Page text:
The adults intervened, handing Louisiana Democrat Gov. John Bel Edwards a humiliating defeat on food stamps policy.
Last week, Edwards acknowledged this by sheepishly retracting Executive Order JBE 16-12 with JBE 20-5. This came in response to the finalization of federal government rules regarding the Supplemental Nutritional Assistance Program that essentially forcibly restored changes Edwards had made to eligibility requirements not long after taking office.
His predecessor, joining the majority of states, just before leaving office had let expire waivers the state had regarding SNAP. Ordinarily, under the old (and illegal) federal rules a state could ask for a blanket waiver of program requirements that able-bodied adults without dependents (ABAWD) work, train for work, or volunteer in order to qualify to receive this benefit more than three months out of every three years.
Despite the fact that states which have ended waivers enjoyed cost savings, reduced unemployment, and greater personal earnings among their peoples, Edwards reapplied for the blanket waiver and continued to do so throughout his term even though a growing number of states kept jettisoning the blanket waiver in favor of ones targeted to counties or metropolitan areas or completely.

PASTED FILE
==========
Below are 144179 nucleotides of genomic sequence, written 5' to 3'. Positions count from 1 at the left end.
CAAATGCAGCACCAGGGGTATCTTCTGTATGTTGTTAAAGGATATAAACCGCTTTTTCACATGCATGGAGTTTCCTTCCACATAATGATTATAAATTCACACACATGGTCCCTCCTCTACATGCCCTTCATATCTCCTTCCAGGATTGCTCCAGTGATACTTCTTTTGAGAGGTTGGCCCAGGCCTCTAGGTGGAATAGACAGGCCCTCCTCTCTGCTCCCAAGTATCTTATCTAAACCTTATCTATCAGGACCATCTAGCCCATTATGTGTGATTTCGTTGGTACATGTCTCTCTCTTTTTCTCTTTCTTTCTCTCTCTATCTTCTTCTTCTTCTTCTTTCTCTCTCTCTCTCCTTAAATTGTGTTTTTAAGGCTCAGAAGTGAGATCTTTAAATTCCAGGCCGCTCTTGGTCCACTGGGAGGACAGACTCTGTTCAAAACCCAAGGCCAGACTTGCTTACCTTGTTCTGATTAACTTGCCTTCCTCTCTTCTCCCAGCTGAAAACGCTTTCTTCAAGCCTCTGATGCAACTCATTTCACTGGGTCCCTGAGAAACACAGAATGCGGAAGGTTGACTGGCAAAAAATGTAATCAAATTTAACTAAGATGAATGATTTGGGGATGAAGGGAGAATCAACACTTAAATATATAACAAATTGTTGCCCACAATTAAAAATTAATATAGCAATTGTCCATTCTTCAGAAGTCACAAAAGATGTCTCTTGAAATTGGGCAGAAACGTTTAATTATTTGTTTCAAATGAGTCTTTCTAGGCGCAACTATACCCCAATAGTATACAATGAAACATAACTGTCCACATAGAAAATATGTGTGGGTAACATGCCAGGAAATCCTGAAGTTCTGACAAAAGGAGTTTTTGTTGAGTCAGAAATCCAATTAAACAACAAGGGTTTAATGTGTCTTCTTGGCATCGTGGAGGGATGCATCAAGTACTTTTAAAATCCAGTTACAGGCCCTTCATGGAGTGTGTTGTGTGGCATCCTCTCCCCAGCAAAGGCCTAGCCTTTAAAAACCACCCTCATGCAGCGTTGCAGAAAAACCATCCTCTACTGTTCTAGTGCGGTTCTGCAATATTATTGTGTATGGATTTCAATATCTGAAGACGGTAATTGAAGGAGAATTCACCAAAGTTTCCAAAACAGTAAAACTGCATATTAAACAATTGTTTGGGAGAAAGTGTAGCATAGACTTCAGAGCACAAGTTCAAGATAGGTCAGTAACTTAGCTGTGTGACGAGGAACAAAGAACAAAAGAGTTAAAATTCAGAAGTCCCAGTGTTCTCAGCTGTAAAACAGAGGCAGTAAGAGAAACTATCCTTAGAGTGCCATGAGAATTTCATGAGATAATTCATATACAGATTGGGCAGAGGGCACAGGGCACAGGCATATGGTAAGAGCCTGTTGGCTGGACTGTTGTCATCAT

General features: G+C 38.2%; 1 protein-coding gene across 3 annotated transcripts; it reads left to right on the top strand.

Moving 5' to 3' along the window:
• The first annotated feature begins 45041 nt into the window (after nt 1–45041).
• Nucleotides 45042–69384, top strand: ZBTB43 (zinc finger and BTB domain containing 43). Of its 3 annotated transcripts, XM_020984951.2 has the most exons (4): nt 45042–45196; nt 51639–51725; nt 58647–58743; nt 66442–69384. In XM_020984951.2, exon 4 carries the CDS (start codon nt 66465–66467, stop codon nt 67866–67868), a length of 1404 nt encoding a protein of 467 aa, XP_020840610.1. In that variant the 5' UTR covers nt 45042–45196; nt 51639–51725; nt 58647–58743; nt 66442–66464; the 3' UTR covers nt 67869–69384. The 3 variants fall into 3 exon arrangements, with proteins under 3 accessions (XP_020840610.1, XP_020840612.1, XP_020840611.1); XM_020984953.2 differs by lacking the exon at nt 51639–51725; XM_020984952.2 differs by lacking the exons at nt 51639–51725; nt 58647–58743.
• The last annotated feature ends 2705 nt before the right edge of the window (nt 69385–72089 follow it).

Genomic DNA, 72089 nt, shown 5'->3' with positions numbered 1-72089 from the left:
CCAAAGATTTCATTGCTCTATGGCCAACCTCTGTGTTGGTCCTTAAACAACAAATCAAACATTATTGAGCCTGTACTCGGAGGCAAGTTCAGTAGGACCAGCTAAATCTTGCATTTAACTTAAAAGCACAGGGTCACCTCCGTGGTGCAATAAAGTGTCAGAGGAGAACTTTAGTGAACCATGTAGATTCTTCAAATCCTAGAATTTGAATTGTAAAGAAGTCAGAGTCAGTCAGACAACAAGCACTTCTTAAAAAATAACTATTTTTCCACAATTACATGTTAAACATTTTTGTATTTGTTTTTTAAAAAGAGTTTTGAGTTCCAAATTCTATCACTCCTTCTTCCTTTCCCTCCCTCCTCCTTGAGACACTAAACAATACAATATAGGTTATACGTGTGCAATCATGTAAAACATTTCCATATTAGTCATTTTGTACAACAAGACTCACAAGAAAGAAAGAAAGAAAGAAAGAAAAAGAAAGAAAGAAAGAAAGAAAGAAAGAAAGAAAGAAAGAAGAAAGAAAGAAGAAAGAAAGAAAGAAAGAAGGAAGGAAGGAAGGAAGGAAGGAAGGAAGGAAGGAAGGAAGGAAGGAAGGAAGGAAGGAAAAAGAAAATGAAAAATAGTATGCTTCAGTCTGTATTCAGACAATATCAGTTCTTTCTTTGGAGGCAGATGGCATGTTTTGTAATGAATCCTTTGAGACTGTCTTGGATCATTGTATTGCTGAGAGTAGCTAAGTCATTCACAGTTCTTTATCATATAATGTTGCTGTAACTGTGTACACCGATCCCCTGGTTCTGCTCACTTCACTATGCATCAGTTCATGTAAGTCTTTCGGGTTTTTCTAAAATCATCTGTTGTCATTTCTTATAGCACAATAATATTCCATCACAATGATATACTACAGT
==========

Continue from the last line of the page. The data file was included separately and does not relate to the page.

Cynically, Edwards also issued JBE 16-12 as a fig leaf to claim it addressed the problem of ABAWD disincentives to work. It did nothing of the sort, and its revocation for being in contradiction with the new federal rules validates its practical useless and its existence only as a deceptive political talking point with no substantive value.
Basically, the new rules mimic those in place eight years ago before the Democrat Pres. Barack Obama Administration gutted work requirements. With the old order’s revocation, the state announced it expected the change would affect around 31,000 of the over 800,000 recipients statewide. The Edwards Administration successfully applied for the county exemption (unemployment rates of 6 percent or higher), which at present comprises 14 parishes that will last a year. And a long list of exceptions makes some ABAWDs eligible anywhere.
Unfortunately, four years passed under the lenient Edwards policy, a period that saw Louisiana sink into becoming perhaps the worst state economy in the country. Undoubtedly his policy that excused the ABAWDs from work contributed to this by shortchanging the skills and labor pool. The Republican Pres. Donald Trump Administration’s gradual overhaul of the program will reverse this situation, an important step to reviving a Louisiana economy that has shown little growth and chased residents away under Edwards.